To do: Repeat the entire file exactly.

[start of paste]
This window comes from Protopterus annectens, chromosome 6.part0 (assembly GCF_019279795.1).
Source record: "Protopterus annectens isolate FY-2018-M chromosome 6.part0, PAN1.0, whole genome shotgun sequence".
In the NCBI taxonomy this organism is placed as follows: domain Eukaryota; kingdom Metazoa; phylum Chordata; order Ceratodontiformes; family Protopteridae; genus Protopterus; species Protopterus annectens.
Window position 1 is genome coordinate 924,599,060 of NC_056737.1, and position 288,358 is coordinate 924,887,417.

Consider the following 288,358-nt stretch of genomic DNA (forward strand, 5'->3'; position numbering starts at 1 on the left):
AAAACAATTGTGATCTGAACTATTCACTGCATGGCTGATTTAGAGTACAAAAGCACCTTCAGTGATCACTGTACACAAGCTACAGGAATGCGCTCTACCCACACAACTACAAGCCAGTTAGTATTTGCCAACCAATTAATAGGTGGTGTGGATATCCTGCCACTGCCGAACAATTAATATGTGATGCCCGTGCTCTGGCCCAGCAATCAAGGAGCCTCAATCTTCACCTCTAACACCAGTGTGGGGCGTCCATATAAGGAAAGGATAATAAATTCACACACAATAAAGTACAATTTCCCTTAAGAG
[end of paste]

This window comes from Protopterus annectens, chromosome 6.part0 (assembly GCF_019279795.1).
Source record: "Protopterus annectens isolate FY-2018-M chromosome 6.part0, PAN1.0, whole genome shotgun sequence".
In the NCBI taxonomy this organism is placed as follows: domain Eukaryota; kingdom Metazoa; phylum Chordata; order Ceratodontiformes; family Protopteridae; genus Protopterus; species Protopterus annectens.
Window position 1 is genome coordinate 924,599,060 of NC_056737.1, and position 288,358 is coordinate 924,887,417.

Consider the following 288,358-nt stretch of genomic DNA (forward strand, 5'->3'; position numbering starts at 1 on the left):
AAAACAATTGTGATCTGAACTATTCACTGCATGGCTGATTTAGAGTACAAAAGCACCTTCAGTGATCACTGTACACAAGCTACAGGAATGCGCTCTACCCACACAACTACAAGCCAGTTAGTATTTGCCAACCAATTAATAGGTGGTGTGGATATCCTGCCACTGCCGAACAATTAATATGTGATGCCCGTGCTCTGGCCCAGCAATCAAGGAGCCTCAATCTTCACCTCTAACACCAGTGTGGGGCGTCCATATAAGGAAAGGATAATAAATTCACACACAATAAAGTACAATTTCCCTTAAGAG